What is this guideline about?


This guideline aims to increase supplement use to prevent vitamin D deficiency among specific population groups, as identified in 2012 by the UK Health Departments (Vitamin D – advice on supplements for at risk groups – letter from UK Chief Medical Officers Department of Health), and in 2016 by the Scientific Advisory Committee on Nutrition's vitamin D and health report).

Vitamin D is essential for skeletal growth and bone health. Severe deficiency can result in rickets (among children) and osteomalacia (among children and adults).

Dietary sources of vitamin D are limited. The main natural source is from the action of sunlight on skin. However, from October to the beginning of April in the UK there is no ambient ultraviolet sunlight of the appropriate wavelength for skin synthesis of vitamin D. National surveys suggest that around a fifth of adults and 8 to 24% of children (depending on age and gender) may have low vitamin D status. (See context for more details.)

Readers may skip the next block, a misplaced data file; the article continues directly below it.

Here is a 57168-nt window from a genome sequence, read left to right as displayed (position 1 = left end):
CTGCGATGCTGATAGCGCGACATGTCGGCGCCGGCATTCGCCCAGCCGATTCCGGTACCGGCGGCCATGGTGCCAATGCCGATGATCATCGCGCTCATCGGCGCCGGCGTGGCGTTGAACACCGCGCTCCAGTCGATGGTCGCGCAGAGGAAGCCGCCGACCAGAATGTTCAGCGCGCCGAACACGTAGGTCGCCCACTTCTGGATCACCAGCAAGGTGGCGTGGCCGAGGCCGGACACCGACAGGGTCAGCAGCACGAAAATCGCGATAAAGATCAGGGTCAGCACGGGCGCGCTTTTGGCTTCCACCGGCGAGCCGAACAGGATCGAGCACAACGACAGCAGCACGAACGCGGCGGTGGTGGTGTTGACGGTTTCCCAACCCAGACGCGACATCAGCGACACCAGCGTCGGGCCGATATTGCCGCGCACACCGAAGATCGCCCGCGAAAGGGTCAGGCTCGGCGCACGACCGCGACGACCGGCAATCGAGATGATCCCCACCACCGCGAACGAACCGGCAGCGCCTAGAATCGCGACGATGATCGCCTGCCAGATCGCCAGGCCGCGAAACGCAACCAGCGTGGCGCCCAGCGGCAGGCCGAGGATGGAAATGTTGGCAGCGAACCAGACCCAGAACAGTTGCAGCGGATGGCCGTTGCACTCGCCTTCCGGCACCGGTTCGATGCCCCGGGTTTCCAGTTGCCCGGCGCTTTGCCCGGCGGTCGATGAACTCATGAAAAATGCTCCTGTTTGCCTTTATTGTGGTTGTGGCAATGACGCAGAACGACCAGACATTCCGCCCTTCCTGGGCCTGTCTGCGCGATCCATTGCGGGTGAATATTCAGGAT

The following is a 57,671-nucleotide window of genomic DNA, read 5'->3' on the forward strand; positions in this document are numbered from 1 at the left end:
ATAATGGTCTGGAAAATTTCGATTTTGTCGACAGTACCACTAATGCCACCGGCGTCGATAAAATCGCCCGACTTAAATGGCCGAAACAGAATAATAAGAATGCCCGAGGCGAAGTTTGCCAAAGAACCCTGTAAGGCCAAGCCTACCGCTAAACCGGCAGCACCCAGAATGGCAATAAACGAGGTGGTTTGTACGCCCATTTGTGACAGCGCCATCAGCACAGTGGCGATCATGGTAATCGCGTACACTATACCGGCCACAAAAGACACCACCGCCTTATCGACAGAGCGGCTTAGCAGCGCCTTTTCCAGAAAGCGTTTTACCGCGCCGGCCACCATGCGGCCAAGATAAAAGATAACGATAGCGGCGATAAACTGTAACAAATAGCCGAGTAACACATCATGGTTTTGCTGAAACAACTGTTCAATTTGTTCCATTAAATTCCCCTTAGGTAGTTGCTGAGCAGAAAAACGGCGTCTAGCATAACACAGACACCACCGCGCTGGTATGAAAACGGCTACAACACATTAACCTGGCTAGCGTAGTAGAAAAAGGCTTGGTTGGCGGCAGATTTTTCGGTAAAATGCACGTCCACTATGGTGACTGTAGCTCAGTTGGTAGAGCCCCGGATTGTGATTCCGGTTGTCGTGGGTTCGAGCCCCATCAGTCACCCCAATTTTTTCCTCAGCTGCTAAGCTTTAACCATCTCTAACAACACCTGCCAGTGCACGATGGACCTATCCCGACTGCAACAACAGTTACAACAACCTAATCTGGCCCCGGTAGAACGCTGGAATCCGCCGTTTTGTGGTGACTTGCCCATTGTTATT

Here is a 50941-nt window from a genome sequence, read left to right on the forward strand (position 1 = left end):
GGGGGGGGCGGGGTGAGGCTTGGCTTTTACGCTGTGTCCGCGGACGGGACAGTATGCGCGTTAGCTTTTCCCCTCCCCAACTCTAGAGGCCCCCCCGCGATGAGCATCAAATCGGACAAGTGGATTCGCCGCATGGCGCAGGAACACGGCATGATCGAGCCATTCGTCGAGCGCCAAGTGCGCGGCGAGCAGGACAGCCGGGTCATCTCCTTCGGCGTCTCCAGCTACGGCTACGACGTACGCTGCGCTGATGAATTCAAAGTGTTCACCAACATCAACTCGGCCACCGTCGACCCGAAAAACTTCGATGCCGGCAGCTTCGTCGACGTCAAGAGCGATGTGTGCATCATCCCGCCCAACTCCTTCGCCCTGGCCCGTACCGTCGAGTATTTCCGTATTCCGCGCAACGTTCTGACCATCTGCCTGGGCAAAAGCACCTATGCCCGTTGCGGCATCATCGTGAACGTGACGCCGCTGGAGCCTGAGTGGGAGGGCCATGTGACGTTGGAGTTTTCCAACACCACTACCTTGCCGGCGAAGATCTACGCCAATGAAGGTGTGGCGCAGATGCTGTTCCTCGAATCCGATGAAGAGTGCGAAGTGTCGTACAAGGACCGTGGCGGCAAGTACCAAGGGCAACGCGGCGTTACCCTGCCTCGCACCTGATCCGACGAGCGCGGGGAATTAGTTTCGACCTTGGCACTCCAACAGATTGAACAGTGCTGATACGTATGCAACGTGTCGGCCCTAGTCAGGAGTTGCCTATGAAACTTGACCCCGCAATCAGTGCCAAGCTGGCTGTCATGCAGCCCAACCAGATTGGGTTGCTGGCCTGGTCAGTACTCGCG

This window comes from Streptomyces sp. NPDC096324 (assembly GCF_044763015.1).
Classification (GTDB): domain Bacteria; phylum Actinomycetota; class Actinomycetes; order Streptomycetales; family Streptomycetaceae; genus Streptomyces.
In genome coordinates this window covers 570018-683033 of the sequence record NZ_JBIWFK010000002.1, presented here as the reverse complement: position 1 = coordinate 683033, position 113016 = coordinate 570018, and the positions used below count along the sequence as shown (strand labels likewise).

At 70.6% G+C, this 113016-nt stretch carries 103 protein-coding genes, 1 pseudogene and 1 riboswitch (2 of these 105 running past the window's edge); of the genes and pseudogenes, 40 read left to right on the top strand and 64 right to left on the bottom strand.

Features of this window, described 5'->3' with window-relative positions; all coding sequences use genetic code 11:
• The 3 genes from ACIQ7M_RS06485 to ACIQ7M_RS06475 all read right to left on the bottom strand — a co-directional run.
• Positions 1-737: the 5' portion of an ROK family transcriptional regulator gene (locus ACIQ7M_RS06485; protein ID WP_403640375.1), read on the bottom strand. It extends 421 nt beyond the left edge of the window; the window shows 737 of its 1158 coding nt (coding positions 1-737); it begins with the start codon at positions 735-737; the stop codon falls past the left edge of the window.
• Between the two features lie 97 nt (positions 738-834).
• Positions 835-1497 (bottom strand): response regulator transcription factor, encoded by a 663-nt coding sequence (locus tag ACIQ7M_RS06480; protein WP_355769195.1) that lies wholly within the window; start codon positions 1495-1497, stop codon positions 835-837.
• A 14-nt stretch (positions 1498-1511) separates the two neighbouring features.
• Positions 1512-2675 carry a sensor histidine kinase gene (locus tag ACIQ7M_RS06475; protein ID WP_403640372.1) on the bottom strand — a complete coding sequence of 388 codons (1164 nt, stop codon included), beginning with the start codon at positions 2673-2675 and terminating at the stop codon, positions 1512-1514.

The risks and benefits of sunlight exposure (including exposure to prevent vitamin D deficiency) are covered in a separate guideline (see related NICE guidance).

Definition of supplement

For the purpose of this guideline, a supplement refers to supplements of vitamin D, either alone or contained in multi-vitamin products (including Healthy Start supplements). It includes licensed products available only on prescription or through pharmacies and (unlicensed) food supplements available from a range of pharmacies and retail outlets.

SACN review

The Scientific Advisory Committee on Nutrition (SACN) reviewed the dietary reference values for vitamin D intake in the UK population in 2016. They recommend that vitamin D supplements are made available for the entire population (4 years old or more) throughout the year. The recommendations should be read in conjunction with the SACN vitamin D and health report 2016.

Clinical judgement

Clinical judgement will be needed to determine whether NICE's recommendations in this guideline are suitable for people with conditions that increase the risk of vitamin D deficiency.

Who is this guideline for?

The guideline is for: commissioners, managers and other professionals with public health as part of their remit, working within the NHS, local authorities and the wider public, private, voluntary and community sectors. It is also aimed at manufacturers and providers of vitamin D supplements. (For further details, see who should take action?) In addition, it may be of interest to members of the public.

See about this guideline for details of how the guideline was developed and its current status.

  • National Institute for Health and Care Excellence (NICE)